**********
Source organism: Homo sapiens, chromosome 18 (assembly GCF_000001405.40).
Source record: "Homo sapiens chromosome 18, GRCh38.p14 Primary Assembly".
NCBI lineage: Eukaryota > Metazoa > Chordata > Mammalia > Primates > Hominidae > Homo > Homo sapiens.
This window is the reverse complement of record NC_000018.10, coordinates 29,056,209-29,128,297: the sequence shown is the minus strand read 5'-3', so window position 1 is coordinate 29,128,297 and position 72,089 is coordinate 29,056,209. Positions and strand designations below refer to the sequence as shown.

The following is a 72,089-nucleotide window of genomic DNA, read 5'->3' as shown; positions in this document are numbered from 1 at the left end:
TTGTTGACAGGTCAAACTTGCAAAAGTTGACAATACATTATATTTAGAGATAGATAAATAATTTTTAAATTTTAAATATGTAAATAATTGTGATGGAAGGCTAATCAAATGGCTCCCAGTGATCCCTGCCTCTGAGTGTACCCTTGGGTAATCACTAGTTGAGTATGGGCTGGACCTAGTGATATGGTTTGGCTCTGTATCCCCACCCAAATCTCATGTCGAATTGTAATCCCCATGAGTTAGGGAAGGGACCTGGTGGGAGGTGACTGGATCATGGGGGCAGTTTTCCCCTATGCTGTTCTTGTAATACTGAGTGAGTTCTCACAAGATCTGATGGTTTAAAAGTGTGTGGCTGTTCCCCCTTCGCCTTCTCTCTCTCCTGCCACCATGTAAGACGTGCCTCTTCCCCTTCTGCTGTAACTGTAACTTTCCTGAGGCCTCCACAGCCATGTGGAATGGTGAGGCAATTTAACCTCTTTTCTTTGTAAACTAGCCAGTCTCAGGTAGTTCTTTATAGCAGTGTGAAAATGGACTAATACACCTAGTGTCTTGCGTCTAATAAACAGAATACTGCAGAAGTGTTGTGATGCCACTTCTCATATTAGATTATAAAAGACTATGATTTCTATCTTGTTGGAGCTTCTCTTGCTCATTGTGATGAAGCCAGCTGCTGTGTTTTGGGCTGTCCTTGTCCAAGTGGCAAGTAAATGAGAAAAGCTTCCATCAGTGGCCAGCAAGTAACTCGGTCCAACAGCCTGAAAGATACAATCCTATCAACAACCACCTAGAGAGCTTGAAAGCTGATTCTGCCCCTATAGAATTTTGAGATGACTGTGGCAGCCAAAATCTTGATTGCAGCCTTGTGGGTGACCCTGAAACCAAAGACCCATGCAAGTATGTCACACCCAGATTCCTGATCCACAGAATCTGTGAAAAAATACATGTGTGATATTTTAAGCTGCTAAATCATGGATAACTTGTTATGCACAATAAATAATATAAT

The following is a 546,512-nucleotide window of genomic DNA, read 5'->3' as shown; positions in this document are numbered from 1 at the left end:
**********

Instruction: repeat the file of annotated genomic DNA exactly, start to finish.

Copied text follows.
Source organism: Homo sapiens, chromosome 18 (assembly GCF_000001405.40).
Source record: "Homo sapiens chromosome 18, GRCh38.p14 Primary Assembly".
NCBI lineage: Eukaryota > Metazoa > Chordata > Mammalia > Primates > Hominidae > Homo > Homo sapiens.
This window is the reverse complement of record NC_000018.10, coordinates 29,056,209-29,128,297: the sequence shown is the minus strand read 5'-3', so window position 1 is coordinate 29,128,297 and position 72,089 is coordinate 29,056,209. Positions and strand designations below refer to the sequence as shown.

The following is a 72,089-nucleotide window of genomic DNA, read 5'->3' as shown; positions in this document are numbered from 1 at the left end:
TTGTTGACAGGTCAAACTTGCAAAAGTTGACAATACATTATATTTAGAGATAGATAAATAATTTTTAAATTTTAAATATGTAAATAATTGTGATGGAAGGCTAATCAAATGGCTCCCAGTGATCCCTGCCTCTGAGTGTACCCTTGGGTAATCACTAGTTGAGTATGGGCTGGACCTAGTGATATGGTTTGGCTCTGTATCCCCACCCAAATCTCATGTCGAATTGTAATCCCCATGAGTTAGGGAAGGGACCTGGTGGGAGGTGACTGGATCATGGGGGCAGTTTTCCCCTATGCTGTTCTTGTAATACTGAGTGAGTTCTCACAAGATCTGATGGTTTAAAAGTGTGTGGCTGTTCCCCCTTCGCCTTCTCTCTCTCCTGCCACCATGTAAGACGTGCCTCTTCCCCTTCTGCTGTAACTGTAACTTTCCTGAGGCCTCCACAGCCATGTGGAATGGTGAGGCAATTTAACCTCTTTTCTTTGTAAACTAGCCAGTCTCAGGTAGTTCTTTATAGCAGTGTGAAAATGGACTAATACACCTAGTGTCTTGCGTCTAATAAACAGAATACTGCAGAAGTGTTGTGATGCCACTTCTCATATTAGATTATAAAAGACTATGATTTCTATCTTGTTGGAGCTTCTCTTGCTCATTGTGATGAAGCCAGCTGCTGTGTTTTGGGCTGTCCTTGTCCAAGTGGCAAGTAAATGAGAAAAGCTTCCATCAGTGGCCAGCAAGTAACTCGGTCCAACAGCCTGAAAGATACAATCCTATCAACAACCACCTAGAGAGCTTGAAAGCTGATTCTGCCCCTATAGAATTTTGAGATGACTGTGGCAGCCAAAATCTTGATTGCAGCCTTGTGGGTGACCCTGAAACCAAAGACCCATGCAAGTATGTCACACCCAGATTCCTGATCCACAGAATCTGTGAAAAAATACATGTGTGATATTTTAAGCTGCTAAATCATGGATAACTTGTTATGCACAATAAATAATATAAT

The following is a 546,512-nucleotide window of genomic DNA, read 5'->3' as shown; positions in this document are numbered from 1 at the left end: